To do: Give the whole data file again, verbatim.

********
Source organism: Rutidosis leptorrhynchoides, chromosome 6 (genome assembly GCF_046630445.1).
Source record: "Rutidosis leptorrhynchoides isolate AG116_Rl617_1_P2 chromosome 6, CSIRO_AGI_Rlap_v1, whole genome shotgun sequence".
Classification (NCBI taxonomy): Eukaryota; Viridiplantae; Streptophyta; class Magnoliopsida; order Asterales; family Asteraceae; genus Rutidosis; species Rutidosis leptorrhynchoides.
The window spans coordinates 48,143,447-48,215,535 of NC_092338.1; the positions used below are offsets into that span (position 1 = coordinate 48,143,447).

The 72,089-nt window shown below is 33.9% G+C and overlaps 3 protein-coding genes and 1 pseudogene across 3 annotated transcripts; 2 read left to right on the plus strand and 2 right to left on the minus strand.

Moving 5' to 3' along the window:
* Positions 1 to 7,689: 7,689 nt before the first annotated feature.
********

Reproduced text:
Source organism: Rutidosis leptorrhynchoides, chromosome 6 (genome assembly GCF_046630445.1).
Source record: "Rutidosis leptorrhynchoides isolate AG116_Rl617_1_P2 chromosome 6, CSIRO_AGI_Rlap_v1, whole genome shotgun sequence".
Classification (NCBI taxonomy): Eukaryota; Viridiplantae; Streptophyta; class Magnoliopsida; order Asterales; family Asteraceae; genus Rutidosis; species Rutidosis leptorrhynchoides.
The window spans coordinates 48,143,447-48,215,535 of NC_092338.1; the positions used below are offsets into that span (position 1 = coordinate 48,143,447).

The 72,089-nt window shown below is 33.9% G+C and overlaps 3 protein-coding genes and 1 pseudogene across 3 annotated transcripts; 2 read left to right on the plus strand and 2 right to left on the minus strand.

Moving 5' to 3' along the window:
* Positions 1 to 7,689: 7,689 nt before the first annotated feature.